code, will encourage bioinformatics software tools to become "wards of
the state." Government funding agencies have limited research budgets
that cannot fund the full costs of every worthwhile project. It is
advantageous to the government for some bioinformatics software
packages to be commercialized so that the costs of their further
support and development are no longer born by the government, thus
freeing government funds for other new projects. (We note that
commercialization is also not a panacea, and that not all
commercialization efforts succeed.)
Companies commercialize software largely because they see a
potential financial reward. Financial rewards usually depend on the
existence of a significant competitive advantage. A company is
unlikely to commercialize a software package if potential customers
can obtain the software for free elsewhere, or if a competitor has
free access to the complete source code of that package, giving the
original company little advantage over its competitors. Other
licensing mechanisms exclude competitors, and protect the competitive
advantage that allows companies to make significant additional
investments in the development of a software package.
If commercial entities are unwilling to take over support and
development of key bioinformatics packages, those packages will become
forever dependent on support by the government, thus decreasing the
funds available for other research projects.
Furthermore, government funding is well known to lack long-term
stability, particularly in young interdisciplinary fields such as
bioinformatics, where reviewing quality is highly variable.
Commercial licensing programs can aid a research group by providing an
alternate revenue stream that can supplement, and buffer gaps, in
government funding. Consider the case of the highly regarded
Swiss-Prot database, which lost its funding from the Swiss government
in 1996. The Swiss-Prot project adopted a commercial licensing model
that saved this valuable scientific resource from collapse.
Requiring no-fee or unlimited redistribution conflicts with the US
Bayh-Dole act. It specifies that recipients of US government-funded
research are the owners of copyrightable works (such as software) that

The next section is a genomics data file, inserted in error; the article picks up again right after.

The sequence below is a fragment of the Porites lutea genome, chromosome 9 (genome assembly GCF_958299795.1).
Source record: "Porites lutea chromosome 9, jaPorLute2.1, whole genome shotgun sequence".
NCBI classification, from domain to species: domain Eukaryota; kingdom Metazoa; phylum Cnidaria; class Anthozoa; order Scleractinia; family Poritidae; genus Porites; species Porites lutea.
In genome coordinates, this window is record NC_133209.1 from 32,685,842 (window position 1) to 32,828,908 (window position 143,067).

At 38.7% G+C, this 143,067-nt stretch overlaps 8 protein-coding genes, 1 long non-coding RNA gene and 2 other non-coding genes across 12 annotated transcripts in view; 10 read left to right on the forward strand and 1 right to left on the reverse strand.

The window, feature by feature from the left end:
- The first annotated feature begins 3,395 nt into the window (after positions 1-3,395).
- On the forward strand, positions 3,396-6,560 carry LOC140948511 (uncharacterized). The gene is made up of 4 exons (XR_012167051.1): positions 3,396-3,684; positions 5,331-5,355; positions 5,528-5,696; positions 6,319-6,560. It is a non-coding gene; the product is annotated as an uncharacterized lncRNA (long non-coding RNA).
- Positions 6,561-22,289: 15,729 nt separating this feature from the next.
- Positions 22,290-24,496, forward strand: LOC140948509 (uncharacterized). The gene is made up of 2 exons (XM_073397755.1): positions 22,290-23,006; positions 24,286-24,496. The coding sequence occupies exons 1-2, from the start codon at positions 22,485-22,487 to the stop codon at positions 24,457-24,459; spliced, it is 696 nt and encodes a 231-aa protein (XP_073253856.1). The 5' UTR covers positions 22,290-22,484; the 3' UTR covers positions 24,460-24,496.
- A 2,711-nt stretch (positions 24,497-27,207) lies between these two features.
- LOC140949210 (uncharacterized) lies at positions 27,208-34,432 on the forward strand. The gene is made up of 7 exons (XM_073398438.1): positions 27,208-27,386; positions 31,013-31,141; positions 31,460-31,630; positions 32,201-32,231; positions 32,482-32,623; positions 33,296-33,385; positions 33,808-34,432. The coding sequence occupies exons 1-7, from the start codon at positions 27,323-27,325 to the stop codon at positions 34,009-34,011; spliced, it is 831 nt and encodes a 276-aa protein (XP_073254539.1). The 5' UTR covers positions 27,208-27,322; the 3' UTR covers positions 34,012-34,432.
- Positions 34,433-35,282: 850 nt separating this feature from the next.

they author. The author of a copyrightable work may choose the
license under which that work is distributed. The Bayh-Dole act was
enacted precisely because its authors recognized that commercial
development of research ideas requires just the sort of competitive
advantage just described. A blanket "open-source" requirement will in
some cases conflict with the individual licensing rules of academic
institutions, putting investigators in the position of mediating
internal legal disputes in order to apply for funding.
Requiring grantees to distribute their software using a no-fee and
unlimited redistribution license would deprive those grantees of the
majority of the potential for being rewarded for their hard work and
ingenuity. This approach could open the door for commercial
organizations to obtain ma software package, improve upon it, and
then redistribute the package commercially, thus cashing in on the
hard work of the original author with no benefit to that author.
5. What are the Benefits of Source-Code Availability?
We know of no empirical evidence (such as a scientific study of
software engineering practices) that software projects using an
"open-source" model have a significantly higher probability of success
than projects that distribute software under more restrictive terms
(all other things being equal). Many successful bioinformatics
software tools are made available under licenses that do not include
source code, such as WU-Blast, Phred, Phrap, and EcoCyc.
Although source-code availability can allow users of a software
package to fix bugs in the software or tailor the software to their
own needs, it is worth noting that for a software package of any
significant complexity, many users will be unable to understand the
source code sufficiently well to fix it or customize it. Attempted
fixes often introduce new bugs, and it is takes times for the original
authors to test those fixes and re-integrate them into the original
The ability of users to redistribute modified versions of a software
package can lead to the proliferation of multiple incompatible
versions of the software, and to versions that have more bugs than
the original package, thus damaging the reputation of the original
Does source-code availability allow better scientific validation of a
software package? We know of no examples where inspection of the
source code of a software package revealed fundamental scientific
errors (as opposed to implementation bugs in an otherwise valid
method) that were not detected by the reviewers of associated
publications. For the purpose of promoting rigorous scientific
evaluation, source code availability is no substitute for a clear
written presentation of an algorithm. It is typically easier to
validate a program by running it on test cases (which does not require
source code) than by inspecting the source code.
In closing, we do not oppose software licensing in which source code
is made openly available -- we opposes a blanket requirement of
"open-source software." Many successful existing bioinformatics
software packages have not been distributed using some variation of
"open-source" license agreements. Licensing arrangements should be
determined by the software authors on a case-by-case basis. We
oppose government-funded bioinformatics software efforts that do not
make their software available, under some form of license agreement,
to academic, government, and commercial organizations.